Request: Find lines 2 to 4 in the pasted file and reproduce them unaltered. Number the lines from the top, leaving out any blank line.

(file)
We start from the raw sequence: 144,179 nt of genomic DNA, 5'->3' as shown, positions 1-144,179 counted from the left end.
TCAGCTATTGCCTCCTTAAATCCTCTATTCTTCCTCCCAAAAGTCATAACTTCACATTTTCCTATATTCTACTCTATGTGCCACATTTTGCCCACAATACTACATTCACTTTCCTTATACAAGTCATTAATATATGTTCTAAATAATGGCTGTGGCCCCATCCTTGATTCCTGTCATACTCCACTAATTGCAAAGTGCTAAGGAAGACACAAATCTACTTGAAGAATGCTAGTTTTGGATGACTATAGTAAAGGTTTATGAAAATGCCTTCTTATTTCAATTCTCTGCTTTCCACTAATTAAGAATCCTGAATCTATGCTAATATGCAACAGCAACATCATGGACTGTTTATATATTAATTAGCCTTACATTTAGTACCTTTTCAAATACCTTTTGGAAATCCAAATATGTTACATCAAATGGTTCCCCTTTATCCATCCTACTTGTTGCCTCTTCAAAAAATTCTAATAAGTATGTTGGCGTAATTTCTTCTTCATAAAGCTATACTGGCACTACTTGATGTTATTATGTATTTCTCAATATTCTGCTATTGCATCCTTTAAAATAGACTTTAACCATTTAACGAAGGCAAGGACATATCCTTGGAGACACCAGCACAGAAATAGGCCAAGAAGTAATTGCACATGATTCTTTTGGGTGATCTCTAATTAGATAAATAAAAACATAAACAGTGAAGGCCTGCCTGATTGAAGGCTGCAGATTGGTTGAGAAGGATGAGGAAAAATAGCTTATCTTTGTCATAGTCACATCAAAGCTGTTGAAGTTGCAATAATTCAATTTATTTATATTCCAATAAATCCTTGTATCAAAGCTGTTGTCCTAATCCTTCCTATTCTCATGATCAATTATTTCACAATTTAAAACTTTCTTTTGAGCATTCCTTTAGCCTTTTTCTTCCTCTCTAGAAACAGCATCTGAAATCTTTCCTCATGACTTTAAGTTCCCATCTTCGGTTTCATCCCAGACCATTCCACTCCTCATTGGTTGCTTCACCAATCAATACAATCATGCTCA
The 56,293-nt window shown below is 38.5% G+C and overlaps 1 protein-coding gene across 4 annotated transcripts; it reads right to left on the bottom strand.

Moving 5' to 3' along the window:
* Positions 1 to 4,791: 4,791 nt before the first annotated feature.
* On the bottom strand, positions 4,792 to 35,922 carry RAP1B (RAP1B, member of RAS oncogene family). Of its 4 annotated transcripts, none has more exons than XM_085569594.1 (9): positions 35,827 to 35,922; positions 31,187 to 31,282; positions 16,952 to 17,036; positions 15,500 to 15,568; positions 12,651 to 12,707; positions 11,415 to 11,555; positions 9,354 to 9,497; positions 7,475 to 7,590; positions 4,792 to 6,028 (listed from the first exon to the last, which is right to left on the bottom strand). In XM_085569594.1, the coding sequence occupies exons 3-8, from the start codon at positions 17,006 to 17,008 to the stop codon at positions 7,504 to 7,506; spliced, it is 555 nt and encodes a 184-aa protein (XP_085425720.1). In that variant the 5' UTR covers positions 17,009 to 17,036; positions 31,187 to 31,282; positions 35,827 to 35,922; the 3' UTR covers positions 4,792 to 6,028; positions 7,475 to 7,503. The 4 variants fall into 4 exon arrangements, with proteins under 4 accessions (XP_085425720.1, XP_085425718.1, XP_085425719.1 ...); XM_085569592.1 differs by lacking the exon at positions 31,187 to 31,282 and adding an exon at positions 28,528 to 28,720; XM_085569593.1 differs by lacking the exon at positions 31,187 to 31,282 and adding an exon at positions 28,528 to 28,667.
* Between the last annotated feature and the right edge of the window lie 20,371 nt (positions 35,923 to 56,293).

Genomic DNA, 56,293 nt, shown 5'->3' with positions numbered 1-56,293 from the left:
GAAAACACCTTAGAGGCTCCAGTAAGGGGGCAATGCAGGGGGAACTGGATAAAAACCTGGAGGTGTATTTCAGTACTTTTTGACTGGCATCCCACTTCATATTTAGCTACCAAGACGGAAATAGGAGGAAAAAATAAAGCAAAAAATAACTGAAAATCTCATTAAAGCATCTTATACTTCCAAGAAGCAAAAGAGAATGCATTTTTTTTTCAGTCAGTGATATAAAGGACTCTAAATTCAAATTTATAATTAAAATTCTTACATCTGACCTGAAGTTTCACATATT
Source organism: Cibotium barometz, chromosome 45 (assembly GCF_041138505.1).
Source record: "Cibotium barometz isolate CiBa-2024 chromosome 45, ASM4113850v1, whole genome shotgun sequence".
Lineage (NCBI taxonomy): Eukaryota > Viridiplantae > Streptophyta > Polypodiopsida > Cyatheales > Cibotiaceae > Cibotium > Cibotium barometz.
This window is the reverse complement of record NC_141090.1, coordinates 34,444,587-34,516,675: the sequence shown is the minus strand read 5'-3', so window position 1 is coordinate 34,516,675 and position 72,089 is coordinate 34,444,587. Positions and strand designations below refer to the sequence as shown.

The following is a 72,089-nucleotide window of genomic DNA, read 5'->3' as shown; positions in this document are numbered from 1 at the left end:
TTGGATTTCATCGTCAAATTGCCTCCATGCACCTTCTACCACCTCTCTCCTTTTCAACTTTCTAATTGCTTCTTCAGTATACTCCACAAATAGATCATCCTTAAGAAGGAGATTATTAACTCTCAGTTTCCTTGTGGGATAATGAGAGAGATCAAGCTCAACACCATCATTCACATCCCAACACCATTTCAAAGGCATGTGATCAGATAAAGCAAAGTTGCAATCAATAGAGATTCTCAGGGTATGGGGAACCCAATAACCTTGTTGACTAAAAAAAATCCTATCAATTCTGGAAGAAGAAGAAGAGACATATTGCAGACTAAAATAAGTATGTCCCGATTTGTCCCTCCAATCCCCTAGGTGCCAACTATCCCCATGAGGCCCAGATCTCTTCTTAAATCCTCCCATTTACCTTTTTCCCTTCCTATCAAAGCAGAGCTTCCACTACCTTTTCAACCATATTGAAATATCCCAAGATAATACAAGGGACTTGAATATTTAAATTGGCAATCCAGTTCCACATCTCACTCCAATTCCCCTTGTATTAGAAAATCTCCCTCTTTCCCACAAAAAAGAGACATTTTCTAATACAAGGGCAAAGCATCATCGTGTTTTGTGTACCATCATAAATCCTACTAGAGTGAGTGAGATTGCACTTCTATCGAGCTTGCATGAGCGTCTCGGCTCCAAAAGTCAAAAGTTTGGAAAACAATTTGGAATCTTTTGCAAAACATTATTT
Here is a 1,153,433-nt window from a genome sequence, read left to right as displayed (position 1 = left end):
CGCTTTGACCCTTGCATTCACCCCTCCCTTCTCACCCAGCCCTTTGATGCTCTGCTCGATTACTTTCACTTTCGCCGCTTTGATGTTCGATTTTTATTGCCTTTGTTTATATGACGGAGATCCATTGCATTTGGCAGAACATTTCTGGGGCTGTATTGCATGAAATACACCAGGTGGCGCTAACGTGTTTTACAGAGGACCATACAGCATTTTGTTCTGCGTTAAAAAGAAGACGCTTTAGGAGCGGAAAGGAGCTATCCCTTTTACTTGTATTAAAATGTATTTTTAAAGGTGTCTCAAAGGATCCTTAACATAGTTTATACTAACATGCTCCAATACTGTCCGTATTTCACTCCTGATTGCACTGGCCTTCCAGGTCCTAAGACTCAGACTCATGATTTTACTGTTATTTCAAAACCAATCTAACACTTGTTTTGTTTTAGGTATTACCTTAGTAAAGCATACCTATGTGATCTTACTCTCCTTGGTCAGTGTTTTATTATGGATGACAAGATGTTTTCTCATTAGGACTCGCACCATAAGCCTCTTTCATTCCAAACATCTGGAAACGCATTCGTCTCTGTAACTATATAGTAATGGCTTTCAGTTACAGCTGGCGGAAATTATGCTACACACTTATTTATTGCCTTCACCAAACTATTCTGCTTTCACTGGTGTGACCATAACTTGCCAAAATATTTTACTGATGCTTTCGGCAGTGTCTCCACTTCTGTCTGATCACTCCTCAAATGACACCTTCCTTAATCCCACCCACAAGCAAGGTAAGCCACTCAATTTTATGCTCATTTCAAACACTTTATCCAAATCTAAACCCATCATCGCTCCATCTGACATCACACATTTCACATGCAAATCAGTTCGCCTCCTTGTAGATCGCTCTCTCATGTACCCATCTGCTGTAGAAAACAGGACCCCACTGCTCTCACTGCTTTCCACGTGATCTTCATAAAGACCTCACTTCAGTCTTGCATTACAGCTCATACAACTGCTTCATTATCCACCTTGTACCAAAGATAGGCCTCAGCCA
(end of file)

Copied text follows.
TCAGCTATTGCCTCCTTAAATCCTCTATTCTTCCTCCCAAAAGTCATAACTTCACATTTTCCTATATTCTACTCTATGTGCCACATTTTGCCCACAATACTACATTCACTTTCCTTATACAAGTCATTAATATATGTTCTAAATAATGGCTGTGGCCCCATCCTTGATTCCTGTCATACTCCACTAATTGCAAAGTGCTAAGGAAGACACAAATCTACTTGAAGAATGCTAGTTTTGGATGACTATAGTAAAGGTTTATGAAAATGCCTTCTTATTTCAATTCTCTGCTTTCCACTAATTAAGAATCCTGAATCTATGCTAATATGCAACAGCAACATCATGGACTGTTTATATATTAATTAGCCTTACATTTAGTACCTTTTCAAATACCTTTTGGAAATCCAAATATGTTACATCAAATGGTTCCCCTTTATCCATCCTACTTGTTGCCTCTTCAAAAAATTCTAATAAGTATGTTGGCGTAATTTCTTCTTCATAAAGCTATACTGGCACTACTTGATGTTATTATGTATTTCTCAATATTCTGCTATTGCATCCTTTAAAATAGACTTTAACCATTTAACGAAGGCAAGGACATATCCTTGGAGACACCAGCACAGAAATAGGCCAAGAAGTAATTGCACATGATTCTTTTGGGTGATCTCTAATTAGATAAATAAAAACATAAACAGTGAAGGCCTGCCTGATTGAAGGCTGCAGATTGGTTGAGAAGGATGAGGAAAAATAGCTTATCTTTGTCATAGTCACATCAAAGCTGTTGAAGTTGCAATAATTCAATTTATTTATATTCCAATAAATCCTTGTATCAAAGCTGTTGTCCTAATCCTTCCTATTCTCATGATCAATTATTTCACAATTTAAAACTTTCTTTTGAGCATTCCTTTAGCCTTTTTCTTCCTCTCTAGAAACAGCATCTGAAATCTTTCCTCATGACTTTAAGTTCCCATCTTCGGTTTCATCCCAGACCATTCCACTCCTCATTGGTTGCTTCACCAATCAATACAATCATGCTCA
The 56,293-nt window shown below is 38.5% G+C and overlaps 1 protein-coding gene across 4 annotated transcripts; it reads right to left on the bottom strand.

Moving 5' to 3' along the window: